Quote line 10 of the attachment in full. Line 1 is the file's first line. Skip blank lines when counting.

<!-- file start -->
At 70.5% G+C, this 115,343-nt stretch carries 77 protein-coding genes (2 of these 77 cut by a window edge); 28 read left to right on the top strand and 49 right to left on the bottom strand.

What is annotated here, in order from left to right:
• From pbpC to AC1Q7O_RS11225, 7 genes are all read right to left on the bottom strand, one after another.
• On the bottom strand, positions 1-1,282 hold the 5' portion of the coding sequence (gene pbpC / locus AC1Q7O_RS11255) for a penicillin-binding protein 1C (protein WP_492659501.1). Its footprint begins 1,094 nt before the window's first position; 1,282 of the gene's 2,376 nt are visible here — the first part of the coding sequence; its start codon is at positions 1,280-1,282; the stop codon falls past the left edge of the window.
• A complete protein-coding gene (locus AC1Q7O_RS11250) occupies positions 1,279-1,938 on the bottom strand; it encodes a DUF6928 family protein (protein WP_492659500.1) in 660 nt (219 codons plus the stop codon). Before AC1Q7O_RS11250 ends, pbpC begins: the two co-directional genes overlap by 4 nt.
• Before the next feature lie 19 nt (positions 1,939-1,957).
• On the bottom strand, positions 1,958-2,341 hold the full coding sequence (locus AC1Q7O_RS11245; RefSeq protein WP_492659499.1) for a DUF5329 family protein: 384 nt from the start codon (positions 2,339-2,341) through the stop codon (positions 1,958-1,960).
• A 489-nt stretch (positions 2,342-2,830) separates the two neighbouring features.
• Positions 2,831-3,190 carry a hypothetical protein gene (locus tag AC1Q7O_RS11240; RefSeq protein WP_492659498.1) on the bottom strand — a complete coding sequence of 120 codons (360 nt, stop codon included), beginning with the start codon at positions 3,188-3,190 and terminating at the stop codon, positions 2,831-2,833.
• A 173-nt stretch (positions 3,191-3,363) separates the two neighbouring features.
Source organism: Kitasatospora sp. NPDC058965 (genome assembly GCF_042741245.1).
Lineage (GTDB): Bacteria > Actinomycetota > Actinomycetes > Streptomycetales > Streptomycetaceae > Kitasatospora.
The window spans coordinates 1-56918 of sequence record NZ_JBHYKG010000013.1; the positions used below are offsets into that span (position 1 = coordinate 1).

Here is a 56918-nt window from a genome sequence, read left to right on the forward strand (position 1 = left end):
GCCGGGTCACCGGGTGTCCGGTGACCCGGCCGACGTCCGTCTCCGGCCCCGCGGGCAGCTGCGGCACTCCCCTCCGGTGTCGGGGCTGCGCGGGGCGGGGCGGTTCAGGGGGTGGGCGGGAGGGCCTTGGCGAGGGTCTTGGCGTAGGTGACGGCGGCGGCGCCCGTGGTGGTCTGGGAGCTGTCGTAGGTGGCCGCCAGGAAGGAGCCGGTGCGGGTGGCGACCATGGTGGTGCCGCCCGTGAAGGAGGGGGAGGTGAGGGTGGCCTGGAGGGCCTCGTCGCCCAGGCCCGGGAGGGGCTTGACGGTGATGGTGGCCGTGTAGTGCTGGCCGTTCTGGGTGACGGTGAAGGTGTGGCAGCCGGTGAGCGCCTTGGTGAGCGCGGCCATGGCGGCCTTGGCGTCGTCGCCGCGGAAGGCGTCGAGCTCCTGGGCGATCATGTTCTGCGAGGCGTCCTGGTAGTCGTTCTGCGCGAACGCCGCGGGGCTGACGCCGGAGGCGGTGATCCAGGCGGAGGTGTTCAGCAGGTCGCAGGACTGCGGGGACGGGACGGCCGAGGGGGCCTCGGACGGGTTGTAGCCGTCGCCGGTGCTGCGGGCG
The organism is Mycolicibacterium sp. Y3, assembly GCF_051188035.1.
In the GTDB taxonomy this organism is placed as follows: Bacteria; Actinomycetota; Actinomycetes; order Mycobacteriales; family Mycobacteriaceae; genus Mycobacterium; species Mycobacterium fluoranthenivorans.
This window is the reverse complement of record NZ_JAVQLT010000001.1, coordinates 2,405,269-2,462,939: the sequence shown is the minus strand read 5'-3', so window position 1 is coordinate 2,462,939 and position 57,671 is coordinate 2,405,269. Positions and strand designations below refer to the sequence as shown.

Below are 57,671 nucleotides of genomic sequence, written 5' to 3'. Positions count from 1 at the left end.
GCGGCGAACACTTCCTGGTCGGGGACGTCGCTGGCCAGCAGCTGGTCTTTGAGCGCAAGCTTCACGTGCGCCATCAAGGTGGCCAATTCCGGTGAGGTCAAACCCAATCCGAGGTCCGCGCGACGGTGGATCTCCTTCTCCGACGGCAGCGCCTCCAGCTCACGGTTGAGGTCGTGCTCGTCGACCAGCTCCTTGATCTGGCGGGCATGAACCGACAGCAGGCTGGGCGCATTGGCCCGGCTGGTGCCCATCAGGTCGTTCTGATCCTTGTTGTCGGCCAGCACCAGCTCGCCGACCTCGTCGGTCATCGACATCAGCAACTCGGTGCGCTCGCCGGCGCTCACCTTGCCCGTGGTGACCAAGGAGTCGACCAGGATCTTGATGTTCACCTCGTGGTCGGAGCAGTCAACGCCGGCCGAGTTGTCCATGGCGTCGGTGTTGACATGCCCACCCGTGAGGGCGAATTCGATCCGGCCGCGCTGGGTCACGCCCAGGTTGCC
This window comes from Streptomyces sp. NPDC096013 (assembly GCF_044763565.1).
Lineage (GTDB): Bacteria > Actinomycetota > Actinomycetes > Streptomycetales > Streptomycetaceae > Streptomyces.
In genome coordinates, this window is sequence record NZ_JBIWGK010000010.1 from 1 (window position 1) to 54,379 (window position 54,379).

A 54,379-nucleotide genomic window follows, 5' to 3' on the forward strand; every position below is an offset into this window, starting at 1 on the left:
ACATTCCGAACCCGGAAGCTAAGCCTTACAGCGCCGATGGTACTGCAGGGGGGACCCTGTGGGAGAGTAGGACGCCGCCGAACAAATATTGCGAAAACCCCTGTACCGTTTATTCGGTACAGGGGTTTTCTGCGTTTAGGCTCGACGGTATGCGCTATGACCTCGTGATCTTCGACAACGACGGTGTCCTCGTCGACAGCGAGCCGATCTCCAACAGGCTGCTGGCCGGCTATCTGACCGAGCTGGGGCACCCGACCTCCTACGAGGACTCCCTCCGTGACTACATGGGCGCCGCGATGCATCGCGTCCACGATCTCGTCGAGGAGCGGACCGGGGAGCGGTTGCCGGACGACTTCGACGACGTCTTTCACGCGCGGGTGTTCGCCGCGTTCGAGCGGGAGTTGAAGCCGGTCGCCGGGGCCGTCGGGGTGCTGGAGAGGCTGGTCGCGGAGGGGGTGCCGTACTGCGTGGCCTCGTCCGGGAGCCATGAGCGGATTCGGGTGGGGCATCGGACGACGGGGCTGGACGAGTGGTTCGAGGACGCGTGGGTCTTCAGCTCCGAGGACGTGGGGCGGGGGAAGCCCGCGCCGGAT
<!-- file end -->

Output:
• A 173-nt stretch (positions 3,191-3,363) separates the two neighbouring features.